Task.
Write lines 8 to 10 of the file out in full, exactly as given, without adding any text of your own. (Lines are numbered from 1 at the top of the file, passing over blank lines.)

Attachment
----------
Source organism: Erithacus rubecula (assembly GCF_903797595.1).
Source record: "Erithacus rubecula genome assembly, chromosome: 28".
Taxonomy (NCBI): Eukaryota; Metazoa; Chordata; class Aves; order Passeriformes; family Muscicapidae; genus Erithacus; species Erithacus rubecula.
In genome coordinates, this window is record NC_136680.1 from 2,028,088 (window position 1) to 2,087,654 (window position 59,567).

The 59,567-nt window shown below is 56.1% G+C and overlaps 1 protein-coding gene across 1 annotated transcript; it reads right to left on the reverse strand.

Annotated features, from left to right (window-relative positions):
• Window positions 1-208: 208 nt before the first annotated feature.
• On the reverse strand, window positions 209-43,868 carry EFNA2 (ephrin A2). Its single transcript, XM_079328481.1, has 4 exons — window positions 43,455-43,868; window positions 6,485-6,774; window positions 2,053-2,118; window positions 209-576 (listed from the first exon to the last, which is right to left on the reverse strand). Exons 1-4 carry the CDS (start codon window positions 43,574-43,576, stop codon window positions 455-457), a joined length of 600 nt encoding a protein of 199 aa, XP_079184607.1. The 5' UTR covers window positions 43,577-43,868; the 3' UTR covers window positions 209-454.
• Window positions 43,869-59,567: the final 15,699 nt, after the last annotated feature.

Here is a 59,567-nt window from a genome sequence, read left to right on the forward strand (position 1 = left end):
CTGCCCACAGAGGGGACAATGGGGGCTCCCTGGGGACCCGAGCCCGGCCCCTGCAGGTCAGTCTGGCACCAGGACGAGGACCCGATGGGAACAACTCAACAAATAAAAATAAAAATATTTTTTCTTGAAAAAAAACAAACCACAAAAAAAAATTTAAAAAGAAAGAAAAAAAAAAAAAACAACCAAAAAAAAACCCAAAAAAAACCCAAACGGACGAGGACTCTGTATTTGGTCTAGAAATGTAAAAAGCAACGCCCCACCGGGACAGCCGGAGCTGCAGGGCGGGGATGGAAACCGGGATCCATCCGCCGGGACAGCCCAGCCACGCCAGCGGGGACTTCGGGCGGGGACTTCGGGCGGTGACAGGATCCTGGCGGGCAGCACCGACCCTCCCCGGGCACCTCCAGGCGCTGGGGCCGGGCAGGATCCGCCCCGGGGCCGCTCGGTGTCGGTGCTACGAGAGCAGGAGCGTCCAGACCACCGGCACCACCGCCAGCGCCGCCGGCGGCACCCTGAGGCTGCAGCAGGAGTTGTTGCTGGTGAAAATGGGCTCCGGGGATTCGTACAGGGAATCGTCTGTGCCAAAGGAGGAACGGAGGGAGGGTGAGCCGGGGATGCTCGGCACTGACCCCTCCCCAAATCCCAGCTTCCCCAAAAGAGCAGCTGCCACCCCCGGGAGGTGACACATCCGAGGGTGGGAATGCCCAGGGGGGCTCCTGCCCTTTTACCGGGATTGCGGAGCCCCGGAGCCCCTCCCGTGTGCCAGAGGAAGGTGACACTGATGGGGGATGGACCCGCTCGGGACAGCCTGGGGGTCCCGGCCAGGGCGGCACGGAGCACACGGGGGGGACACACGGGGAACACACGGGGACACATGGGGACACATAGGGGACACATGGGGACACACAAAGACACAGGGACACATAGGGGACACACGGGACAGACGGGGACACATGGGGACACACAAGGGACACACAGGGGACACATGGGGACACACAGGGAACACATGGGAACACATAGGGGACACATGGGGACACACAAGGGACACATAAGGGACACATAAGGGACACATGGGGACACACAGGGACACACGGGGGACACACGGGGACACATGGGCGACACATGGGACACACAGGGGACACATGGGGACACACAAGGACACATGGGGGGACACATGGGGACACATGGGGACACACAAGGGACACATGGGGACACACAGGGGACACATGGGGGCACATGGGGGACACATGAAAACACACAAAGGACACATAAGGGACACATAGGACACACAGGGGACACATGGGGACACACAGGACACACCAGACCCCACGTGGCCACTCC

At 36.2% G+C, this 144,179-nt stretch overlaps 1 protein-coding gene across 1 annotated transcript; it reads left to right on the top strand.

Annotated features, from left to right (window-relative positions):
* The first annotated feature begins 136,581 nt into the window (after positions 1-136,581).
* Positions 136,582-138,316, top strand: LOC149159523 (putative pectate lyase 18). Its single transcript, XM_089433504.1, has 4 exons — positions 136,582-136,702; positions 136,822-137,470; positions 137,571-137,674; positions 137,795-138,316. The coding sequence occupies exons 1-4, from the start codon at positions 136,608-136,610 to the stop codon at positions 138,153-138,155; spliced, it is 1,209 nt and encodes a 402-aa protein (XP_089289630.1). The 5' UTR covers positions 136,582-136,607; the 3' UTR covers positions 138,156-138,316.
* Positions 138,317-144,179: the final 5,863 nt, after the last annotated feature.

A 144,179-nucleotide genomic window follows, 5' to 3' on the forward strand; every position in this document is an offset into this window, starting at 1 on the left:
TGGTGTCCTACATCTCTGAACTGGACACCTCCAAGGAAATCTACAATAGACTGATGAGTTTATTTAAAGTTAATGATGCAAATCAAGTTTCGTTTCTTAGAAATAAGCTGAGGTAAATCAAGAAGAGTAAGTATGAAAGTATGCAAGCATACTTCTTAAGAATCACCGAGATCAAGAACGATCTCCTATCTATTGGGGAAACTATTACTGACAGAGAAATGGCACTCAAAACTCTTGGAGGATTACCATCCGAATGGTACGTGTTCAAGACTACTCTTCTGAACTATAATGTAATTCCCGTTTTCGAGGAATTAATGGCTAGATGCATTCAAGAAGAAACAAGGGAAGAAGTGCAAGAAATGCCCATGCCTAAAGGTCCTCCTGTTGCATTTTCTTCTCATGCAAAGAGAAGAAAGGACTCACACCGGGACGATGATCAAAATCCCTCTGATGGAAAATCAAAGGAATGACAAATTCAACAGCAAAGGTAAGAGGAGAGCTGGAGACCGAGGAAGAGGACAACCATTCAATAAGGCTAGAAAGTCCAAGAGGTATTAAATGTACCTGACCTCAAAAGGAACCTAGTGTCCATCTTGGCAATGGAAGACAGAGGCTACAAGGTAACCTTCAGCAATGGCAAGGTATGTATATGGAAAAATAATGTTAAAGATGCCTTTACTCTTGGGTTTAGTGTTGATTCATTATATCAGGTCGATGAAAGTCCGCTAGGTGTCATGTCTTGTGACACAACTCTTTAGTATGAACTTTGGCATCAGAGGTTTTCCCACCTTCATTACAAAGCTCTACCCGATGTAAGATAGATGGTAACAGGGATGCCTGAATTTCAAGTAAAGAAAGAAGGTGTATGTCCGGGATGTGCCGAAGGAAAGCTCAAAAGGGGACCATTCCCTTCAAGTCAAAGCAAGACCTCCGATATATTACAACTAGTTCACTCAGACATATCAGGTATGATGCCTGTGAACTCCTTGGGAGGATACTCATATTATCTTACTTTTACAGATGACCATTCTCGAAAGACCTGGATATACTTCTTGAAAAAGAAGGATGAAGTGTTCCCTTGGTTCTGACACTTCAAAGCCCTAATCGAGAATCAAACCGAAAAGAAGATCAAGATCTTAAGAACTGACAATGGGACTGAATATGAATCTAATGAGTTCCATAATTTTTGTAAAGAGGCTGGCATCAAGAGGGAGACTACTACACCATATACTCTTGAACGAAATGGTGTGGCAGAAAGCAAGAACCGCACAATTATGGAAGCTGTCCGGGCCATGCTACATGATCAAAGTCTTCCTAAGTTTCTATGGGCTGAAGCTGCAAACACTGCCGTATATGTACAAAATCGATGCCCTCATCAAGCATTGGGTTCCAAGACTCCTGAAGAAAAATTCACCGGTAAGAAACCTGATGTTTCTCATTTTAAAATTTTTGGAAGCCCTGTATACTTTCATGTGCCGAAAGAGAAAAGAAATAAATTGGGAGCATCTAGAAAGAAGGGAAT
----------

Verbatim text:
• On the reverse strand, window positions 209-43,868 carry EFNA2 (ephrin A2). Its single transcript, XM_079328481.1, has 4 exons — window positions 43,455-43,868; window positions 6,485-6,774; window positions 2,053-2,118; window positions 209-576 (listed from the first exon to the last, which is right to left on the reverse strand). Exons 1-4 carry the CDS (start codon window positions 43,574-43,576, stop codon window positions 455-457), a joined length of 600 nt encoding a protein of 199 aa, XP_079184607.1. The 5' UTR covers window positions 43,577-43,868; the 3' UTR covers window positions 209-454.
• Window positions 43,869-59,567: the final 15,699 nt, after the last annotated feature.

Here is a 59,567-nt window from a genome sequence, read left to right on the forward strand (position 1 = left end):